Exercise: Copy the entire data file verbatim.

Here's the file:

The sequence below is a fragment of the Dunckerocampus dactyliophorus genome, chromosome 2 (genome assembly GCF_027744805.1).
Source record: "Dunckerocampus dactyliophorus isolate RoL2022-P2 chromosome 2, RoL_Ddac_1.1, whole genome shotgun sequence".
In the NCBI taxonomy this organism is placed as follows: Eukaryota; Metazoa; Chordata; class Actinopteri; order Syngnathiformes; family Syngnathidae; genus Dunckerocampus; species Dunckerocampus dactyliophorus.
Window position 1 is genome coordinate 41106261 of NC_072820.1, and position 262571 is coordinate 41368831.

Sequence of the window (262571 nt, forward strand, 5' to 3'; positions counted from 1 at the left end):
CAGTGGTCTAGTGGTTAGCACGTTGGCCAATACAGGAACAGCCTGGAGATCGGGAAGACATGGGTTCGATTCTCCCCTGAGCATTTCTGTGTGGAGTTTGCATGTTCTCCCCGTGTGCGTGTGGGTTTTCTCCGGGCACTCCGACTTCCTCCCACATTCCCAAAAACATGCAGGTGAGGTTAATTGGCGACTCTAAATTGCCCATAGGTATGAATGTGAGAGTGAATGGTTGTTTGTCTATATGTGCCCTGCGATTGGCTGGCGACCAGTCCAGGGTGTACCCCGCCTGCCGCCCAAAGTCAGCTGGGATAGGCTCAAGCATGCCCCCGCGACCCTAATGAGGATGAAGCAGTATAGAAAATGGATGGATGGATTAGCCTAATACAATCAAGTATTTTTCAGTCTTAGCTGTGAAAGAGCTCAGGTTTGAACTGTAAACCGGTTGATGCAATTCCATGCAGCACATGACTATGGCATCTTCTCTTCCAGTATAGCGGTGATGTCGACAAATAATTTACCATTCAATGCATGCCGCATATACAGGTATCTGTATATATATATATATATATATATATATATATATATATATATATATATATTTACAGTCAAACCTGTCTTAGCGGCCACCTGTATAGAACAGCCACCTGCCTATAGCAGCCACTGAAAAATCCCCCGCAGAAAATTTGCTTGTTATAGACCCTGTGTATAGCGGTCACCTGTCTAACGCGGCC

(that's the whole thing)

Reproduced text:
The sequence below is a fragment of the Dunckerocampus dactyliophorus genome, chromosome 2 (genome assembly GCF_027744805.1).
Source record: "Dunckerocampus dactyliophorus isolate RoL2022-P2 chromosome 2, RoL_Ddac_1.1, whole genome shotgun sequence".
In the NCBI taxonomy this organism is placed as follows: Eukaryota; Metazoa; Chordata; class Actinopteri; order Syngnathiformes; family Syngnathidae; genus Dunckerocampus; species Dunckerocampus dactyliophorus.
Window position 1 is genome coordinate 41106261 of NC_072820.1, and position 262571 is coordinate 41368831.

Sequence of the window (262571 nt, forward strand, 5' to 3'; positions counted from 1 at the left end):
CAGTGGTCTAGTGGTTAGCACGTTGGCCAATACAGGAACAGCCTGGAGATCGGGAAGACATGGGTTCGATTCTCCCCTGAGCATTTCTGTGTGGAGTTTGCATGTTCTCCCCGTGTGCGTGTGGGTTTTCTCCGGGCACTCCGACTTCCTCCCACATTCCCAAAAACATGCAGGTGAGGTTAATTGGCGACTCTAAATTGCCCATAGGTATGAATGTGAGAGTGAATGGTTGTTTGTCTATATGTGCCCTGCGATTGGCTGGCGACCAGTCCAGGGTGTACCCCGCCTGCCGCCCAAAGTCAGCTGGGATAGGCTCAAGCATGCCCCCGCGACCCTAATGAGGATGAAGCAGTATAGAAAATGGATGGATGGATTAGCCTAATACAATCAAGTATTTTTCAGTCTTAGCTGTGAAAGAGCTCAGGTTTGAACTGTAAACCGGTTGATGCAATTCCATGCAGCACATGACTATGGCATCTTCTCTTCCAGTATAGCGGTGATGTCGACAAATAATTTACCATTCAATGCATGCCGCATATACAGGTATCTGTATATATATATATATATATATATATATATATATATATATATATATATATTTACAGTCAAACCTGTCTTAGCGGCCACCTGTATAGAACAGCCACCTGCCTATAGCAGCCACTGAAAAATCCCCCGCAGAAAATTTGCTTGTTATAGACCCTGTGTATAGCGGTCACCTGTCTAACGCGGCC